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We can’t mask the damage this virus is causing to our region’s theatres

PUBLISHED: 18:15 07 June 2020 | UPDATED: 18:15 07 June 2020

Helen can't see how theatre productions can continue to offer the same joyful family fun while we socially distance and wear face masks

Helen can't see how theatre productions can continue to offer the same joyful family fun while we socially distance and wear face masks

Archant

Helen McDermott says wearing face masks may become the norm, but this will give added problems to those hard of hearing, and she wonders what will happen to her beloved theatre events if social distancing is enforced for the rest of the year

Well, what a change. Only a few weeks ago it was a bit of rarity in our part of the country to see folks in face masks wandering the streets. I’ve got to own up to thinking at the time that it was a bit OTT, almost as if they were trying to be trendy by copying what they’d seen on the telly. But from next week on we’ve all got to mask-up, at least on public transport. I know it’s for our own good but it’s not something I’m looking forward to. Masks become hot, they get damp, and no matter how carefully I try to fit one on the top edge always goes into my eyes.

Here’s another thing. Just before the lockdown I’d been struggling to make out what some people on TV were saying even though we’d got a pricey sound-bar. So I went for a hearing test. It turned out that I was OK for sound; it was the telly that was the problem. (It couldn’t be anything to do with me getting closer to 70, of course.)

It wasn’t just the telly that had me saying “pardon, eh, what was that, come again” more and more often. I’ve noticed that at the checkout in some shops I can’t take in what the assistants are trying to tell me. The thing is, there’s instinctively a certain amount of lip-reading involved and when those lips are bobbing up and down behind a face mask some of us have a bit of a problem. I’m lucky here. As I’m still basically able to hear I can ask for a repeat, perhaps a bit louder, but there are lots of folk who are not so fortunate.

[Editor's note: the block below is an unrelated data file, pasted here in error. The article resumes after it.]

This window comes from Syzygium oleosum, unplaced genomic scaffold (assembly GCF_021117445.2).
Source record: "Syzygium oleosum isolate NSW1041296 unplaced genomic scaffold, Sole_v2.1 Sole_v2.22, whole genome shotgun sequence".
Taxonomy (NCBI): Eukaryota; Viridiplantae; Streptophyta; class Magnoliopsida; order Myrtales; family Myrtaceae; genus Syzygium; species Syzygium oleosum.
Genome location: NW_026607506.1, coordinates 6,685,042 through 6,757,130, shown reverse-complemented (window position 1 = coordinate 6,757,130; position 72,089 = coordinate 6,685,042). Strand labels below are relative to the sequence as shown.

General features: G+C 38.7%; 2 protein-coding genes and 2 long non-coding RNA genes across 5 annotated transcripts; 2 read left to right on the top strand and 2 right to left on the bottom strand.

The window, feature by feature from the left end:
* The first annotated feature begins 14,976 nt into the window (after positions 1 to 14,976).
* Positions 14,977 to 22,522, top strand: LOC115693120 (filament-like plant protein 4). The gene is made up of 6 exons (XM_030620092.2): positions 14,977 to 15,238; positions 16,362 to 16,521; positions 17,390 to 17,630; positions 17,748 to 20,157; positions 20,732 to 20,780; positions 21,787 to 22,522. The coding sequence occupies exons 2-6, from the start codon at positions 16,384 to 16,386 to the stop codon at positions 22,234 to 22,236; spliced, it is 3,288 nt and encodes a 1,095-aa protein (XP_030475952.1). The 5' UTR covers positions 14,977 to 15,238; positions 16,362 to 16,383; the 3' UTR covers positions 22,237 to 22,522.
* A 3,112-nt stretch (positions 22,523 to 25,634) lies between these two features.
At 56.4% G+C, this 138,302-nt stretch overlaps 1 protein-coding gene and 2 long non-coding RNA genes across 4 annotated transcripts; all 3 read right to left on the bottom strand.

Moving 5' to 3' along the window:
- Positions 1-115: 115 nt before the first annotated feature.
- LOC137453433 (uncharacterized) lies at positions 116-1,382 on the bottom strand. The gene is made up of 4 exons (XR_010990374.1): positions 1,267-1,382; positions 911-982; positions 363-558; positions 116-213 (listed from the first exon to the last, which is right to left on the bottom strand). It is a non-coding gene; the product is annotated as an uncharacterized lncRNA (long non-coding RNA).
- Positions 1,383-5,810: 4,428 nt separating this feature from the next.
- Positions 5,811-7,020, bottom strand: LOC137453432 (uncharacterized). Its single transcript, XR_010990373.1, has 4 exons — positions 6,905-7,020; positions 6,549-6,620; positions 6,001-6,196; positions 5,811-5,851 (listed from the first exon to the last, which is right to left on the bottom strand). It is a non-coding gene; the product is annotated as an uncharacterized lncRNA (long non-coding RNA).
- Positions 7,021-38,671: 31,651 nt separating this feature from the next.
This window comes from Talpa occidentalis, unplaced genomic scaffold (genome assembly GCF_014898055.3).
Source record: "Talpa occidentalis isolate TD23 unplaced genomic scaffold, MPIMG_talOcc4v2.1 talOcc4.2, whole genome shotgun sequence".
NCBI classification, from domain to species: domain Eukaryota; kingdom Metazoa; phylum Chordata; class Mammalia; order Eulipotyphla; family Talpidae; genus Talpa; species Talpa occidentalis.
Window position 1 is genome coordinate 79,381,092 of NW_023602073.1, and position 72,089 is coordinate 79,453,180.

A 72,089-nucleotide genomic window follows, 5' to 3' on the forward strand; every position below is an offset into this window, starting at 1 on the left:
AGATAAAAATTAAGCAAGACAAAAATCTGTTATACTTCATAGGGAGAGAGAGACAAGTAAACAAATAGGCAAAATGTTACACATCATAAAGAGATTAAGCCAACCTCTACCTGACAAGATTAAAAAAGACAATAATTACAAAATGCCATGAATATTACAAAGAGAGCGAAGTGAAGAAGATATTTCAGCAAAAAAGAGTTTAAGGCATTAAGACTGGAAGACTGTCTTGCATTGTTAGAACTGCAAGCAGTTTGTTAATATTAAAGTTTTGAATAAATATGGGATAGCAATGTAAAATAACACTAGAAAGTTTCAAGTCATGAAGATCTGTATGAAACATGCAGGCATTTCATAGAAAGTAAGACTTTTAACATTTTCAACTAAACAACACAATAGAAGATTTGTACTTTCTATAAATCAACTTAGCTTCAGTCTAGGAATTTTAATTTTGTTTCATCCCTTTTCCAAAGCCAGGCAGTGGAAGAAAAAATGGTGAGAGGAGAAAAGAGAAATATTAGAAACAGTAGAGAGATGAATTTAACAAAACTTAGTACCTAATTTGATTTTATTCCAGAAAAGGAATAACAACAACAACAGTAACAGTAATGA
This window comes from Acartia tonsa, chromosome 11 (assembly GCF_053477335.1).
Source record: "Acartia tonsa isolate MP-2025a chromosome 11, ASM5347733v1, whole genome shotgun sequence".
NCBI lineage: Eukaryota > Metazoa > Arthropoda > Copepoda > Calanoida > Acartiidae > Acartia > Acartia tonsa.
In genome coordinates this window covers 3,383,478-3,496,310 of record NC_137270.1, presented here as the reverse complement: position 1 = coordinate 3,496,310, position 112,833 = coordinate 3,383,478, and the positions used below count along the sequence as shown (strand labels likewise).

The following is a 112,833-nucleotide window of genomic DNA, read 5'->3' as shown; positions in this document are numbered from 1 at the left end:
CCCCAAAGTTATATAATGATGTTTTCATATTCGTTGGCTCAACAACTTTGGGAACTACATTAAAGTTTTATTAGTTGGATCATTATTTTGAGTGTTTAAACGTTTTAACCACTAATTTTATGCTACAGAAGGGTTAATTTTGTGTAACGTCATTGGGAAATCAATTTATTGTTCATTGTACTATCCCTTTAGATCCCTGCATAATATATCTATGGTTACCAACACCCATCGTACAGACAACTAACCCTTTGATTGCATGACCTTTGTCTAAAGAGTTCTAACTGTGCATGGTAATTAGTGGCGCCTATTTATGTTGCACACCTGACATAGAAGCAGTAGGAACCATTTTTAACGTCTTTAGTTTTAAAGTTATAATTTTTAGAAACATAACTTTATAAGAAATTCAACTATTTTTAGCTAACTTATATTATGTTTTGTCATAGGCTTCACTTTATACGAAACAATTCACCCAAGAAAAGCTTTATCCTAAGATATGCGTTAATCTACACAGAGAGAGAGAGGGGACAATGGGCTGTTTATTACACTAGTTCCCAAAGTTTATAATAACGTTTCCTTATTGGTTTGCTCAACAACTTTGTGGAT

The charity Action on Hearing Loss tells us: “People who are deaf or have hearing loss will struggle to communicate if more people wear non-medical face-masks during the coronavirus pandemic. Being able to see lip patterns and facial expressions is also vital for those who communicate through British Sign Language.”

There are some tips for us to help those who are hard of hearing, such as speaking clearly, cutting down on background noise including unwanted music, writing things down, addressing the person face-to-face, and adopting simple hand gestures. Wearing one of the see-through masks would be a big help.

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The use of face-masks and a lot else besides have been on the minds of everybody in the theatre business, desperate to bring all those sad, dark auditoriums back to life again. It’s also sad for people who should be both backstage and on it.

A recent survey estimated that a loss of £330 million has been sustained so far during the lockdown; there are fears that many theatres, from the smallest to the largest, may never recover to open again.

This is a tragic prospect that’s really close to home. Ohyesitiz! Productions run by Des Barrit and me is a tiny company that for the past 14 years has put on pantomimes at Gorleston Pavilion. We’ve employed local artists on stage and behind it; each year we’ve brought hundreds of schoolchildren to experience the joy of live theatre, many of them for the first time ever.

Pantomime is a theatrical event like no other. Children of all ages are encouraged to join in the performance, laughing at the Dame, shouting at the Ghost. “It’s behind you!” “Oh, no it isn’t!” “Oh, yes it is!” “OH, NO IT ISN’T!” “OH, YES IT IS!” And then there come the stamping feet and the yelling. “IT ISN’T, IT ISN’T IT

ISN’T!!!!! And so on. The children seem to have been born knowing the lines. Families love to see the little ones up on stage

But what happens now?

At this time of year we’d start getting costumes and scenery ready, fixing the cast, designing the posters and press advertisements, ready for December. But how can we do it? Social distancing means a hugely reduced audience. How can they join in wearing face-masks? How do we keep performers and crew safe? What happens in packed dressing rooms, women and children in one, men in the other?

Kevin and Stuart have run the Pavilion for years with little or no financial support and now they look to government, national and local, for guidance and help to reopen. Like the Norwich’s Theatre Royal, Playhouse and Maddermarket, Sheringham’s Little Theatre, Lowestoft Marina, Hunstanton Princess, and theatres across Suffolk, they hope their Fairy Godmother will soon wave her wand.


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